I hope you can join me at the event. For information on the event, click here. As an extra benefit to readers of this blog, CONVERGE18 is offering a 50% discount off the registration price. Enter discount code TOMFOXVIP.

CONVERGE18 is a production of Convercent, which is the sponsor of this podcast series.

Over this series I have been visiting with Paul Johns, Chief Marketing Officer, and Rebecca Turco, Vice President of Learning, both at SAI Global, the sponsor of this podcast series. We are discussing the changes in ethics and compliance learning (E&C) and how a more technology-based learning solution can help move your company to a more effective and more operationalized best practices compliance program. In Part IV, I visit with Rebecca Turco on the current trends she is seeing in culture, ethics and compliance (E&C) and where it all may be headed.

We began the discussion with adaptive learning, which is more of a personalization way to learn. It is key for the compliance ethics discipline because adaptive learning “really looks at how do we differentiate the content for the learners? How do we start to serve up content that’s relevant based on role or region? How do we help learners?” Adaptive learning is designed to focus on “making sure the learners are getting the content and relevant information that they need within any piece of content. It begins with asking questions about where they work and whether they interact with government officials. From there, it moves to serve up content to the employee which is meaningful, that helps them start to see what risks are in their area. It also allows content designers to be able to give them a personalization to the training experience that is more meaningful than just kind of a one size fits all.”

Another key usefulness of this approach is that it does not reinvent training for employees who do not need it. This comes from “giving people credit for understanding risks, giving them the ability to kind of test out, by asking them a series of questions and if they know the answers, they may know what their risks are and they can move to a level at which they do not know the answers. You do not need to train employees in areas where they have demonstrated competency. This gives companies the opportunities to really think about their program and differentiate the ethics and compliance training of their compliance program.” Turco concluded, “in the world today, people are looking for compliance training that is as short and sweet as possible, getting to the relevant pieces of information.”

Another innovation in E&C learning has been around the concept of branching. Turco explained this is building out different scenarios. She provided an example of training about “a security breach. Things happen on a video and the learner is watching them unfold. By using adaptive technology you can require the learner to pick out the hotspot where they would see a risk or something being violated. From there the video would branch off into different scenarios based on what you decide because that’s real life. It is not the first decision that causes an ethical breach or a security breach. It’s for decisions down the road. That’s the hard part in training to get right because it is not always just as black and white as is the conflict of interest might lie.”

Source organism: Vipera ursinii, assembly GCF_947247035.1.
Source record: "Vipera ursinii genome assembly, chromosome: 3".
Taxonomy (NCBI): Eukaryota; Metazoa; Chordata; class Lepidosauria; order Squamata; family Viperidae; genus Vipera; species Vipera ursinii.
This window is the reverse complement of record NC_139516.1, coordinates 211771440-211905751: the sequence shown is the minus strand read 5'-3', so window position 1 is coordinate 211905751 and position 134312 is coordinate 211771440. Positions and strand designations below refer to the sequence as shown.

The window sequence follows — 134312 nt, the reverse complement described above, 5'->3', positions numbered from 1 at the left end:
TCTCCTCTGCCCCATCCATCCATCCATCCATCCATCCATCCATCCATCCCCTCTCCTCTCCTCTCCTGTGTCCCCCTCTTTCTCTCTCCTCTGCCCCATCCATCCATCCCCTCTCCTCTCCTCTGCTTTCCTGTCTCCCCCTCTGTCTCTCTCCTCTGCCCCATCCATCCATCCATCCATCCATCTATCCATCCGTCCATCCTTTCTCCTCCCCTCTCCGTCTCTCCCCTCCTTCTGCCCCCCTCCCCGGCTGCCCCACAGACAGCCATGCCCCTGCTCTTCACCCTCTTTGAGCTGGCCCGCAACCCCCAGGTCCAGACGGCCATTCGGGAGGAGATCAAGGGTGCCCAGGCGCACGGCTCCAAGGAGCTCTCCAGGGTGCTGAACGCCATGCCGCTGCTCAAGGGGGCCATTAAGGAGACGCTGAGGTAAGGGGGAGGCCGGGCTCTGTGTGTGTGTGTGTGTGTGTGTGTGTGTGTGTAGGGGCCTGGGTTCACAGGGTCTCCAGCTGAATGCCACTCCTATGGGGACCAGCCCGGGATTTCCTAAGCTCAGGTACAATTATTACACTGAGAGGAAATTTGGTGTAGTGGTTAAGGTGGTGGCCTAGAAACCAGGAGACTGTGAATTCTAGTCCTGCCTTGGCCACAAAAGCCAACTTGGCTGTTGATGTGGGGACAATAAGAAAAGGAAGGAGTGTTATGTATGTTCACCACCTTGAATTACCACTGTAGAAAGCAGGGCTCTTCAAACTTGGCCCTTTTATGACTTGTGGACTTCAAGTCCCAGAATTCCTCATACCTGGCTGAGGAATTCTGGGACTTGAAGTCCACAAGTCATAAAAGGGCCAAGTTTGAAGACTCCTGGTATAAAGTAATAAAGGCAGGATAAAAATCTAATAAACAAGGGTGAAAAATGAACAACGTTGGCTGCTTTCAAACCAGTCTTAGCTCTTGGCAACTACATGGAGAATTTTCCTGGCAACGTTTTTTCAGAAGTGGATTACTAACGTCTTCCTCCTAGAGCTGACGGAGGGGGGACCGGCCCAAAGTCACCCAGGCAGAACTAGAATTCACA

We next turned to the area of the effectiveness of compliance training, which, Turco said, “is the key story for compliance”. Interestingly, Turco said the first question asked is about the content of the training, not the data around this issue. She explained, “you can collect as much data as you want for any, any reason but if the content you are writing and designing for the training is not meaningful, then the data you’re getting isn’t meaningful.” (as fine a definition of GIGO as I have ever heard.) She said that a company must really think about data and how to use it to make your program smarter and to make you understand where the risks are in your organization.

Effectiveness then starts with building content with thought provoking questions in the presentation. This leads to scenarios which ask the learner, “what do you think?” From there you can begin collecting the data from their responses and start to analyze it on the back end. This can give you trends about whether there is a disconnect in your written Code of Conduct, policies and procedures and how business is operationalized in the field.  With this data, an organization can start to target campaigns to that team around that risk area identified. Turco pointed to one example where a company was able to demonstrate through this approach a training competency and effectiveness increase from 20% to 80% in one year.